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of doing good remains so pure and engaging, that it is impossible for a man to be insensible of it: but no kind of gratitude gave the Egyptians a more pleasing satisfaction, than that which was paid to their kings. Princes, whilst living, were by them honoured as so many visible representations of the Deity; and after their death were mourned as the fathers of their country. These sentiments of respect and tenderness proceeded from a strong persuasion, that the Divinity himself had placed them upon the throne, as he distinguished them so greatly from all other mortals; and that kings bore the most noble characteristics of the Supreme Being, as the power and will of doing good to others were united in their persons.




PRIESTS, in Egypt, held the second rank to the kings. They had great privileges and revenues ; their lands were exempted from all imposts ; of which some traces are seen in Genesis, where it is said, !“ Joseph made it a law over the land of Egypt, that Pharaoh should have the fifth part, except the land of the priests only, which became not Pharaoh's.”

The prince usually honoured them with a large share in his confidence and government, because they, of all his subjects, had received the best education, had acquired the greatest knowledge, and were most

i Gen. xlvii.26.

strongly attached to the king's person and the good of the public. They were at one and the same time the depositaries of religion and of the sciences; and to this circumstance was owing the great respect which was paid them by the natives as well as foreigners, by whom they were alike consulted upon the most sacred things relating to the mysteries of religion, and the most profound subjects in the several sciences.

* The Egyptians pretend to be the first institutors of festivals and processions in honour of the gods. One festival was celebrated in the city of Bubaste, whither persons resorted from all parts of Egypt, and upwards of seventy thousand, besides children, were seen at it. Another, surnamed the Feast of the Lights, was solemnized at Sais. All persons, throughout Egypt, who did not go to Sais, were obliged to illuminatate their windows.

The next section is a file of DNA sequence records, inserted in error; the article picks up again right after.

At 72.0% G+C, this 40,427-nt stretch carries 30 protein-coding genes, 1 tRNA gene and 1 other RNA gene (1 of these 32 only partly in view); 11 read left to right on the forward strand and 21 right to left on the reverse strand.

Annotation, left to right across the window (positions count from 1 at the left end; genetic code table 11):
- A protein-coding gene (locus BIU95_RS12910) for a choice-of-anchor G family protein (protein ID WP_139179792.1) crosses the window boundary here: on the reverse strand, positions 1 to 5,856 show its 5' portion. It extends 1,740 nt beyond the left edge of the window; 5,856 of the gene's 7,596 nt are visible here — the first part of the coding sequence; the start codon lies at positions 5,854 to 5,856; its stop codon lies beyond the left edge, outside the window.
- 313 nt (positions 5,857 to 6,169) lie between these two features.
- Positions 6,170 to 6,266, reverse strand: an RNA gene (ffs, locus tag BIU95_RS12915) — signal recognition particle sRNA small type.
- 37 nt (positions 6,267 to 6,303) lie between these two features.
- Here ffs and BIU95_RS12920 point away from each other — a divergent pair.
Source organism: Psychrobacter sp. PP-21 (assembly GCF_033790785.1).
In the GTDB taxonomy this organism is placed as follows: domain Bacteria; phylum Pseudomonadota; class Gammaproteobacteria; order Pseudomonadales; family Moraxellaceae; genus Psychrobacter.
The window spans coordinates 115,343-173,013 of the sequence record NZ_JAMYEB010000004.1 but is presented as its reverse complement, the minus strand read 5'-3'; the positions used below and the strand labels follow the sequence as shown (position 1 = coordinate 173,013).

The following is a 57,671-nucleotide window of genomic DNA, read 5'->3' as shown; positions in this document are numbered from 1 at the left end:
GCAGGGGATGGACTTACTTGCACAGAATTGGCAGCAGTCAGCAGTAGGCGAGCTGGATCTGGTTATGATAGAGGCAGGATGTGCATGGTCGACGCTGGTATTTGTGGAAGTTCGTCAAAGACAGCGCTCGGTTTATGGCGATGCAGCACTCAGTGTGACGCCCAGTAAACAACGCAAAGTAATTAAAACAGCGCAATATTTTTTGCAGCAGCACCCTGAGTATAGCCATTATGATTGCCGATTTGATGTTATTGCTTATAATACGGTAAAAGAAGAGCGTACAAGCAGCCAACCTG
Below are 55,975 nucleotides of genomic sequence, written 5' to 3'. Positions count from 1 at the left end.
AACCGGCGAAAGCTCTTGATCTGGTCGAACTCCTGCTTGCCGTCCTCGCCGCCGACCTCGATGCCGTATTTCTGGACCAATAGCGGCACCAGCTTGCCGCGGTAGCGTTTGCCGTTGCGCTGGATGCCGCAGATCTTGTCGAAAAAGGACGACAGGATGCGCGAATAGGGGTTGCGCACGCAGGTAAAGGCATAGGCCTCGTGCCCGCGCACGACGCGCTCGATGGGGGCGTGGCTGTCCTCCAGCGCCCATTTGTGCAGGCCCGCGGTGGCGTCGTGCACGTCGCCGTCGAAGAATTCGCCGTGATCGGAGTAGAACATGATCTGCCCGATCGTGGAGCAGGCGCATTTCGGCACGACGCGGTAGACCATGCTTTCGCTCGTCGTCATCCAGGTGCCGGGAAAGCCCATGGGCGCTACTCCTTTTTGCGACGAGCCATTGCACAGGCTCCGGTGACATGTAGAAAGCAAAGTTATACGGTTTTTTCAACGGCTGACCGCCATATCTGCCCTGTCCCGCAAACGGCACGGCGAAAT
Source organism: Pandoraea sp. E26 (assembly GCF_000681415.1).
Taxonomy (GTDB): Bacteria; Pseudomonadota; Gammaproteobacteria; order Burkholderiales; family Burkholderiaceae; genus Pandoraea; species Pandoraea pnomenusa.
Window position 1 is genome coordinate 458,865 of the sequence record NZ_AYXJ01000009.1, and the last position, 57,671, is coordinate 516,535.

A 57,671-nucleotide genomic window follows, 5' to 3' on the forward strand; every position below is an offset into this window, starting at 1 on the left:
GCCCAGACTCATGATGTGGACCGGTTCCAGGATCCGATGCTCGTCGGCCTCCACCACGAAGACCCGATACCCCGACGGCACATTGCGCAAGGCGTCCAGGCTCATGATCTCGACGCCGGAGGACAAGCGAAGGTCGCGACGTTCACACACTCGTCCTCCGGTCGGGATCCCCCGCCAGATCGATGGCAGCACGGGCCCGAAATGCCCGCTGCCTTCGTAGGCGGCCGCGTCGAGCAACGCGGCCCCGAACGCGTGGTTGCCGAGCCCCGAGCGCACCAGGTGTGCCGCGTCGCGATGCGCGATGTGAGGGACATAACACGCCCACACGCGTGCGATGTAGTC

Different animals were sacrificed in different countries; but one common and general ceremony was observed in all sacrifices, viz. the laying the hands upon the heads of the victim, loading at the same time with imprecations, and praying the gods to divert upon that victim all the calamities which might threaten Egypt.

"It is to Egypt that Pythagoras owed his favourite doctrine of the Metempsychosis, or transmigration of souls. The Egyptians believed, that at the death of men their souls transmigrated into other human bodies; and that if they had been vicious, they were imprisoned in the bodies of unclean or unhappy beasts,

1 Herod. 1. ii. c. 39.

# Diod. l. i. p. 88

k Herod. 1. ü. c. 60. VOL. I. 32


to expiate in them their past transgressions; and that after a revolution of some centuries, they again ani. mated other human bodies,

The priests had the possession of the sacred books, which contained, at large, the principles of government, as well as the mysteries of divine worship.

were commonly involved in symbols and enigmas, which, under these veils, made truth more venerable, and excited more strongly the curiosity of men. The figure of Harpocrates, in the Egyptian sanctuaries, with his finger upon his mouth, seemed to intimate, that mysteries were there enclosed, the knowledge of which was revealed to very few. The sphinxes, placed at the entrances of all temples, implied the same. It is very well known, that pyramids, obelisks, pillars, statues, in a word, all public monuments, were usually adorned with hieroglyphics, that is, with symbolical writings; whether these were characters unknown to the vulgar, or figures of animals, which couched a hidden and parabolical meaning. "Thus, by a hare, was signified a lively and piercing attention, because this creature has a very delicate hearing. The statue of a judge without hands, and with eyes fixed upon